Plumbing issues is also something you won’t likely discover until you delve into your vintage Airstream renovation. They are rather hard to spot unless the owner allows you to hook the trailer up to water and run all of the faucets, shower and flush the toilet and then inspect all of the lines. Most of our plumbing ended up being solid. Any leaks we found were due to the joints being loose. We tightened all of the copper pipe joints and redid most of the PVC. Some of the copper piping was re-plumbed ourselves with the help of Shark Bites. More about that here.
Ask about the wheel bearings, shocks, axles and brakes. Were they recently replaced? If they are original, you can assume they are shot. All of these things were old and needed replacing on ours but it was still sound enough to tow 500 miles home. A lot of the replacement parts for the job can be found here.
Partial Gutting Deal-Breakers
If you plan to do a partial gutting (no interior wall removal or major subfloor work), like the one we did on Mavis, here are some deal-breakers to look for:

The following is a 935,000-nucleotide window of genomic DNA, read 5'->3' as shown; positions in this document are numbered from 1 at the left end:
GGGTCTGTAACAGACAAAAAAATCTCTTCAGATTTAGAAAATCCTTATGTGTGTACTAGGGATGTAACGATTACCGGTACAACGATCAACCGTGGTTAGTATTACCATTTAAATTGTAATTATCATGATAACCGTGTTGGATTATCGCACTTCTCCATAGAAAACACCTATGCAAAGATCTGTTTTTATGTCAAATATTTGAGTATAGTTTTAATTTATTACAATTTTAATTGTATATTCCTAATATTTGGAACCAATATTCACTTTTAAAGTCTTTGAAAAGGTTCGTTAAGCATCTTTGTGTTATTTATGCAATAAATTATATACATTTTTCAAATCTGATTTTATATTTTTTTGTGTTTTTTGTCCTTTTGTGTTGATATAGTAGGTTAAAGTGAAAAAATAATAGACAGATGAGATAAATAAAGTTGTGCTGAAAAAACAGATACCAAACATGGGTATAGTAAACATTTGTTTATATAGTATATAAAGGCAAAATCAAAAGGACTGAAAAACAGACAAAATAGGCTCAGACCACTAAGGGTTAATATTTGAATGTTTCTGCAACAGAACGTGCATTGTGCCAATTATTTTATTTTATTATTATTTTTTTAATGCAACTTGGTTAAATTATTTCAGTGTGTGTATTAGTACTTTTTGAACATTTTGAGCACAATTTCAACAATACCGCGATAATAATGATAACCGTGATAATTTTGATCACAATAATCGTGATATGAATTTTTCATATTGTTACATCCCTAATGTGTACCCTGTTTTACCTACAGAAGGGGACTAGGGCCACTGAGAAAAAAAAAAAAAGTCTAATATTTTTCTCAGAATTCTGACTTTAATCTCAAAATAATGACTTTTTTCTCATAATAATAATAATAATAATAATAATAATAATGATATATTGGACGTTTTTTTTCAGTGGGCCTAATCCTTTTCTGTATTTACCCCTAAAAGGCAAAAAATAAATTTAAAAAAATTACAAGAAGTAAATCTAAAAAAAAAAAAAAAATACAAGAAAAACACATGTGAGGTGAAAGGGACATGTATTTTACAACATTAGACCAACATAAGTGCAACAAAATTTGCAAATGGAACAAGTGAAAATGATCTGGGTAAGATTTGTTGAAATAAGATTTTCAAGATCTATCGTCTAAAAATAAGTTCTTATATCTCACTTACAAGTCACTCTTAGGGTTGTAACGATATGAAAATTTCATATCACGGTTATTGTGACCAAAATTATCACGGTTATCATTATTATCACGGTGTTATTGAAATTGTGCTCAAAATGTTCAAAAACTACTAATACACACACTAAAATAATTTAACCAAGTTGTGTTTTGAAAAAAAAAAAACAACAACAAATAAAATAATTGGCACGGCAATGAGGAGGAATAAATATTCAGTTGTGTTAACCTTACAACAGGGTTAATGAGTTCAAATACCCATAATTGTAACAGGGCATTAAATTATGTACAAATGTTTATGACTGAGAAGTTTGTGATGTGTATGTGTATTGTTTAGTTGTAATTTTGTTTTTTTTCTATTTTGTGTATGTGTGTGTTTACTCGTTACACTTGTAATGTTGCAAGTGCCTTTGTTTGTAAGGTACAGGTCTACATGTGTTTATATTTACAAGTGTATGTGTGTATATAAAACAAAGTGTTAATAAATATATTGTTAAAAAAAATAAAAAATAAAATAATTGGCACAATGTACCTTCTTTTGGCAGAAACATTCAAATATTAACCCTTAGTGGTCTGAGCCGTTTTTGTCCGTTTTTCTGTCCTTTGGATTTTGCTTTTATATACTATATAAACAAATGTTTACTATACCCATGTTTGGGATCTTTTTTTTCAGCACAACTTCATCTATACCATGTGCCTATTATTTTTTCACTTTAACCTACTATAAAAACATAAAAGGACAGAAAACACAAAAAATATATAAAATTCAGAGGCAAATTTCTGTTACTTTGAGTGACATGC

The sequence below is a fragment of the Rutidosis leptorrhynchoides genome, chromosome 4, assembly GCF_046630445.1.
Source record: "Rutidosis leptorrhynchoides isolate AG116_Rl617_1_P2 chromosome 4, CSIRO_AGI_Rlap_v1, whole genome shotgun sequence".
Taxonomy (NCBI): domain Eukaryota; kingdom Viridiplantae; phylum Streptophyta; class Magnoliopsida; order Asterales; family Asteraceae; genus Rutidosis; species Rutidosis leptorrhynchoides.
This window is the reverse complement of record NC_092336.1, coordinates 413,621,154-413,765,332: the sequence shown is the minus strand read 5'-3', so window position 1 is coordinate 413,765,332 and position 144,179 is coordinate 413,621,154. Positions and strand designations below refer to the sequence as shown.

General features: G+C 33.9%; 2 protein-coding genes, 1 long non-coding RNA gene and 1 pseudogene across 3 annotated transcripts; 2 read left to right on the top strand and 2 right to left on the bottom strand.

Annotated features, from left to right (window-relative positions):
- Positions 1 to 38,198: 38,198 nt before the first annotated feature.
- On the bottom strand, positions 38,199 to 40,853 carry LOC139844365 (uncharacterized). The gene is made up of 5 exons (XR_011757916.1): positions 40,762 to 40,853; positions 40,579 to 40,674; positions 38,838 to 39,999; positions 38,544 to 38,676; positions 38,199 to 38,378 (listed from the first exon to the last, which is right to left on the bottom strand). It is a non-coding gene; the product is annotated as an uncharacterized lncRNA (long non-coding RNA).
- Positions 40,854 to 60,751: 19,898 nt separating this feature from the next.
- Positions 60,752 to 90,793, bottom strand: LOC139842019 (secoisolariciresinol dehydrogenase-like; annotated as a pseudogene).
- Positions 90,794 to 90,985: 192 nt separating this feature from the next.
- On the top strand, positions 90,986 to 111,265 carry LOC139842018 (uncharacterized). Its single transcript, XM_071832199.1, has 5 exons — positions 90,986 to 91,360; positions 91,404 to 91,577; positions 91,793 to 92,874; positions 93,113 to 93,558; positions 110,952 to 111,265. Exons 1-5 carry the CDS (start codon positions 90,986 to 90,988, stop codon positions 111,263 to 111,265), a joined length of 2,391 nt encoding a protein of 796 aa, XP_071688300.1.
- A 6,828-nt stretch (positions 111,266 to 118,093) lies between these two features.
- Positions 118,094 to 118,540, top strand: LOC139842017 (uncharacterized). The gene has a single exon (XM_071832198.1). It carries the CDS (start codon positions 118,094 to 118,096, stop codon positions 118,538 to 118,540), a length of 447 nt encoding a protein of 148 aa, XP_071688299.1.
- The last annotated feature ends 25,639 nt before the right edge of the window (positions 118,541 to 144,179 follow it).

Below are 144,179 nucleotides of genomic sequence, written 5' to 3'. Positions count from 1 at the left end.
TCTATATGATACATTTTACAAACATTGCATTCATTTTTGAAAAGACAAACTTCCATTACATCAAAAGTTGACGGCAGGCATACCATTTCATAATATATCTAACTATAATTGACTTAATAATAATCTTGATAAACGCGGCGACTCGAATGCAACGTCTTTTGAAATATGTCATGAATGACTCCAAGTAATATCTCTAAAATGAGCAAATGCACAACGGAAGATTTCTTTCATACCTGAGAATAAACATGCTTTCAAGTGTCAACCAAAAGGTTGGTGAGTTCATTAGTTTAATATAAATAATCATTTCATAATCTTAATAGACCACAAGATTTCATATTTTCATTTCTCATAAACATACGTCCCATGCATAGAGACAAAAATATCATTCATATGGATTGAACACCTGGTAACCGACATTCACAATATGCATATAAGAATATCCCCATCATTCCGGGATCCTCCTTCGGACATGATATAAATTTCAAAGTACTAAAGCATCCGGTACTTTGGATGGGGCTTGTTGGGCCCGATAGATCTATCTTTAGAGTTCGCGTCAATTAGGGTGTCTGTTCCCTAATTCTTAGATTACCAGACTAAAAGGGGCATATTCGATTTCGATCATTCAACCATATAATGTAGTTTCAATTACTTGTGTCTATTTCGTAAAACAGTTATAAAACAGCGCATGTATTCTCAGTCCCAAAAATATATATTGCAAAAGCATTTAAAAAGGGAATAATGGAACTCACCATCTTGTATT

Mold on the walls: This likely means there is also mold behind the walls that you couldn’t clean unless you took all of the interior walls down.
Soft floors: Replacing the sub floor is a big deal and means lifting the shell from the frame to do a proper job.
Belly pan breach: A breach in the covering on the underside of the Airstream pretty much guarantees that a critter is living or has lived in the walls.
These are the things that make us run from a vintage Airstream no matter if we plan to do a full or partial gut:
Major body damage: This can mean major surgery not only to the shell but also to the frame.
Broken windows: Replacement windows are costly and tricky to fix correctly. Unless you have access to a world-class glass repair shop, we don’t mess an Airstream with window damage.
Major belly pan breach: Not only does this mean the walls are likely a critter house, it can also indicate there would likely be extensive corrosion to the mechanical elements that the belly pan is meant to protect.